I thought I'd managed to get the squirrel contained in a small area of one of our bedrooms; but when I opened the door a crack to check on him after I woke up from my shortened sleep, I saw that a vase I'd had up on a high shelf had been knocked to the ground, so I knew he'd escaped from confinement and had been moving about throughout the night. I was afraid to even enter the room at this point--squirrels sometimes have rabies, you know--so I closed the door and waited for the professionals to arrive.
When these two young outdoorsy-looking guys showed up, wearing thick suede work gloves but carrying with them no equipment at all (I imagined they'd at least have a big butterfly net or something), I asked them what they were going to catch the squirrel with. They smiled and one of them replied, "Our hands." Of course! Why didn't I think of that? The two of them went upstairs and closed the door to the room behind them, and as I listened outside, I heard all kinds of bumps and thumps and bangs, furniture being moved, and the two of them chuckling and saying things like, "Whoa, he's a fast one." Eventually, they emerged and, sure enough, one of them was holding the culprit in his gloved hands.
Now that the squirrel was safely in the hands of the experts and no longer a threat to me, I was a lot braver, and the furry little guy looked completely harmless and unbelievably cute. So of course, I wanted to take pictures of him. (The Animal Control guys were actually very nice about it, and held him up for me while I snapped away.) Really, look at this face: is it adorable or what?
If this had happend when my boys were young and living in the house, they'd probably have wanted to keep him as a pet. In fact, if my sons are reading this right now, they're no doubt thinking this whole episode was "SWEET!"
The two guys put the squirrel in a little wire cage and asked me if I wanted him released in my yard, or if I wanted them to take him farther away and let him go. I was worried that he was a baby and needed his mother, and if so, they should leave him near my house--and that's when I found out that he wasn't a baby squirrel after all. They told me that he was a full-grown adult flying squirrel, which is a lot smaller than your typical gray squirrel. The unusually large eyes that I commented on in yesterday's post are one of the features of this particular nocturnal animal. He also had a flat, rather than a bushy, tail, and thin flaps of skin connecting his front and back paws. When I was chasing him around in the wee hours, I thought that he was sort of strange-looking; however, I never guessed that he was a flying squirrel, because I didn't even know that we have them in our area. I was informed that he most likely gained entry into the house by gliding down the chimney, which explains the sudden noises I heard downstairs that had me thinking someone had broken into my house.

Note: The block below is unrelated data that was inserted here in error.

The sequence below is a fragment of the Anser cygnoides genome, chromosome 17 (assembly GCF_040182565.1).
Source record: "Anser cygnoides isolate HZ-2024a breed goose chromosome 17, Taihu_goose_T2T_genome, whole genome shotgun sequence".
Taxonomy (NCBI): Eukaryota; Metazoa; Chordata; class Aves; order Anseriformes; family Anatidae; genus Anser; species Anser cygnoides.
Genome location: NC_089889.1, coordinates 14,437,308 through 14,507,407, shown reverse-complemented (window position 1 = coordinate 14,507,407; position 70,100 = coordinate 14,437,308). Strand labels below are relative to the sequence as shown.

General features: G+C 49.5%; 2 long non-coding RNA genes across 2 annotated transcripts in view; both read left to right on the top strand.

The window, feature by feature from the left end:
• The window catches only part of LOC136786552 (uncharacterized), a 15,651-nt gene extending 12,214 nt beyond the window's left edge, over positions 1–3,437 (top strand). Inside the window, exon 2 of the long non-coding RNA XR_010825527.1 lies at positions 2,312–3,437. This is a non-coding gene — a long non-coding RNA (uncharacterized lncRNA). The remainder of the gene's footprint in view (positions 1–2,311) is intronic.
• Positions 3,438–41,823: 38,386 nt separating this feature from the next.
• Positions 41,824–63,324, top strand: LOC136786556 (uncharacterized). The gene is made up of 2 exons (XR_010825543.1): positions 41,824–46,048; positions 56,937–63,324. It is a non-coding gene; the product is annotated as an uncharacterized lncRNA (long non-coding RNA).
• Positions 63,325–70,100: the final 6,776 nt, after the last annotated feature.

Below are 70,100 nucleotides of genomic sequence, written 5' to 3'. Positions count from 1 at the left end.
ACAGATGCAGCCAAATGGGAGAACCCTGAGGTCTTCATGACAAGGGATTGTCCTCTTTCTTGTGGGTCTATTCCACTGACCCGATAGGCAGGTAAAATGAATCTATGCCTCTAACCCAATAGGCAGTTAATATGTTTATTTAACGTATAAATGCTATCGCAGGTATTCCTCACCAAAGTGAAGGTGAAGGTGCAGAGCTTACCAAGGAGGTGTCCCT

One of the Animal Control guys told me that I was lucky--because if I was going to have my home invaded by a squirrel, this was the kind to have. Flying squirrels, I found out, are quite docile. (If I had known that going in, I thought with dismay, I MIGHT have had the guts to try to grab him myself...no, never mind; I still wouldn't have.) These little squirrels rarely do much damage, either, whereas a regular gray squirrel would probably have destroyed the room. He told me that he and his partner have been called into houses where squirrels have chewed away the moldings around the windows in their efforts to escape. That made me remember the time when my sister-in-law's vacation home was trashed by a couple of gray squirrels that had gotten down the chimney, wreaked havoc, and died near the fireplace. She'd had to call this company known for cleaning up crime scenes to take care of the awful mess those critters left in their wake. So I guess I was lucky that the squirrel who found his way down my chimney Sunday night was a meek and mild little flying squirrel. He'd knocked over a vase (and it wasn't even broken), chewed on a basket, and left me a tiny present on the rug. But otherwise, once he was gone it was as if he'd never been here.
So in the end, it was win-win: the squirrel survived, I survived. The only unfortunate part of the story is that when the Animal Control people come to your home to remove wild things for you, it isn't free. And it isn't cheap. But I have no idea what kind of strategy you're supposed to employ to catch a lightning-fast little creature like that. If it wasn't for those guys, that thing would still be zooming around, finding tight little places just out of my reach in which to hide, and I'd be a basket case. It was worth it to me to pay for expert services to deal with a situation like this; you just can't put a price tag on peace of mind.
(Forgive me for the title of this post. It alludes to an Angelina Jolie movie from years back called "Girl Interrupted." Although I never saw it, I'm guessing it was terrible.)